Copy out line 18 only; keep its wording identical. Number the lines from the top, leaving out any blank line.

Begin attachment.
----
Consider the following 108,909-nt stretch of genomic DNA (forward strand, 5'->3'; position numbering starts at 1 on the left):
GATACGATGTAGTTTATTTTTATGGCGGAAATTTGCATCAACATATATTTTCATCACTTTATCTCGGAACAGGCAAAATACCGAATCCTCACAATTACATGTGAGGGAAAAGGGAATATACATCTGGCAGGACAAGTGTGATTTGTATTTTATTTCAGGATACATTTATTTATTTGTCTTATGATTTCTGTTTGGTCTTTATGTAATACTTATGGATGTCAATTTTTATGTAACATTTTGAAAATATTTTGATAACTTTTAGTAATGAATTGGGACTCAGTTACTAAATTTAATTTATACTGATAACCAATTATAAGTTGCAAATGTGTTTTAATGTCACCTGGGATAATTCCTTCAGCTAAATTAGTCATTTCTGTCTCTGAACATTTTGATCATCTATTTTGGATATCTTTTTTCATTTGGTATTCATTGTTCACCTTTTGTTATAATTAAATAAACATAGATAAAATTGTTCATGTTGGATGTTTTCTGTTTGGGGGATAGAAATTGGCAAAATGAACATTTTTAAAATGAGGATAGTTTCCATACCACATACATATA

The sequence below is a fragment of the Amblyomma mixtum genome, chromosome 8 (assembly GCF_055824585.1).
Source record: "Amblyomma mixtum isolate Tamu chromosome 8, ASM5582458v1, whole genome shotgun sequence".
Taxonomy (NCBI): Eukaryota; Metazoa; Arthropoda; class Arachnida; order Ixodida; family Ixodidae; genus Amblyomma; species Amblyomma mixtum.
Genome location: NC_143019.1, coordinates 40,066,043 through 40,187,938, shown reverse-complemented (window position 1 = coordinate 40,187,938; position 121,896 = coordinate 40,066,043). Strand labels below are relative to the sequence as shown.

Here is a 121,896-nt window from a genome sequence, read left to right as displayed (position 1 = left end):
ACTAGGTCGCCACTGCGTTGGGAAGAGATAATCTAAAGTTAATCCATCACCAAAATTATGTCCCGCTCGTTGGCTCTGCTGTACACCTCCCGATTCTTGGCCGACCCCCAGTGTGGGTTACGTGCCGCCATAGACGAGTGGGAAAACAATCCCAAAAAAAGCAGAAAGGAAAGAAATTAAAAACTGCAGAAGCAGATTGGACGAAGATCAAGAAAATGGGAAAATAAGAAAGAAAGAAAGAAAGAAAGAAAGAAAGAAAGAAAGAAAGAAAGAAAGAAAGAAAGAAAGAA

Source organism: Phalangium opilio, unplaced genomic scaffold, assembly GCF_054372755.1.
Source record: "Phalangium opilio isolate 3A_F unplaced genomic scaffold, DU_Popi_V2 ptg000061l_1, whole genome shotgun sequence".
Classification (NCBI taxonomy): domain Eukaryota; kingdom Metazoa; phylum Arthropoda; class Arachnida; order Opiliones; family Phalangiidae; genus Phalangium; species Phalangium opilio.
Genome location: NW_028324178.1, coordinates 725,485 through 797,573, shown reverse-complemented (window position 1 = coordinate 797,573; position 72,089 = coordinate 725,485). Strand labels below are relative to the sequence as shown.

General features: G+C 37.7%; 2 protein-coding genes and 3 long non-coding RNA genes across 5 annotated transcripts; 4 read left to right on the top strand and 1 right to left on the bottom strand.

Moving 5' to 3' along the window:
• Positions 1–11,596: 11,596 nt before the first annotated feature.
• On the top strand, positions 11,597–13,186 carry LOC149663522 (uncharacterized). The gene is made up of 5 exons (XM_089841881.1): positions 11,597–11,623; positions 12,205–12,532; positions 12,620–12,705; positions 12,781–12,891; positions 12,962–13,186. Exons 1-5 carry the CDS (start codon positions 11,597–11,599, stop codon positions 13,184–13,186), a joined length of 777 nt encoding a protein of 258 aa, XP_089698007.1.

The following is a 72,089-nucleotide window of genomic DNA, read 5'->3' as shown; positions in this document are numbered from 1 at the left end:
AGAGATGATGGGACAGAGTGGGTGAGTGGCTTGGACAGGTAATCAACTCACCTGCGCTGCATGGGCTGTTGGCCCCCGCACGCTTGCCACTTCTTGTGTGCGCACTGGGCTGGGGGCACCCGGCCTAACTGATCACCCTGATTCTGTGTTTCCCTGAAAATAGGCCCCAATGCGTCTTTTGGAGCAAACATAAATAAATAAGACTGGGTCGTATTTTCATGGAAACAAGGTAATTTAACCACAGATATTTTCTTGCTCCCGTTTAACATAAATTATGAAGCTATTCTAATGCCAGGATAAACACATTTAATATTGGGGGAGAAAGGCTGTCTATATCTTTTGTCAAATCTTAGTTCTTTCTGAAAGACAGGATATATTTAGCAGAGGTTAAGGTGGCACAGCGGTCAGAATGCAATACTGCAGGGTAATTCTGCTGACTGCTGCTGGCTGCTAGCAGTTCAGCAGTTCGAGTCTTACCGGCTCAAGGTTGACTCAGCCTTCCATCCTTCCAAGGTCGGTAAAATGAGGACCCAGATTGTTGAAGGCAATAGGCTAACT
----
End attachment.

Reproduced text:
AGAGATGATGGGACAGAGTGGGTGAGTGGCTTGGACAGGTAATCAACTCACCTGCGCTGCATGGGCTGTTGGCCCCCGCACGCTTGCCACTTCTTGTGTGCGCACTGGGCTGGGGGCACCCGGCCTAACTGATCACCCTGATTCTGTGTTTCCCTGAAAATAGGCCCCAATGCGTCTTTTGGAGCAAACATAAATAAATAAGACTGGGTCGTATTTTCATGGAAACAAGGTAATTTAACCACAGATATTTTCTTGCTCCCGTTTAACATAAATTATGAAGCTATTCTAATGCCAGGATAAACACATTTAATATTGGGGGAGAAAGGCTGTCTATATCTTTTGTCAAATCTTAGTTCTTTCTGAAAGACAGGATATATTTAGCAGAGGTTAAGGTGGCACAGCGGTCAGAATGCAATACTGCAGGGTAATTCTGCTGACTGCTGCTGGCTGCTAGCAGTTCAGCAGTTCGAGTCTTACCGGCTCAAGGTTGACTCAGCCTTCCATCCTTCCAAGGTCGGTAAAATGAGGACCCAGATTGTTGAAGGCAATAGGCTAACT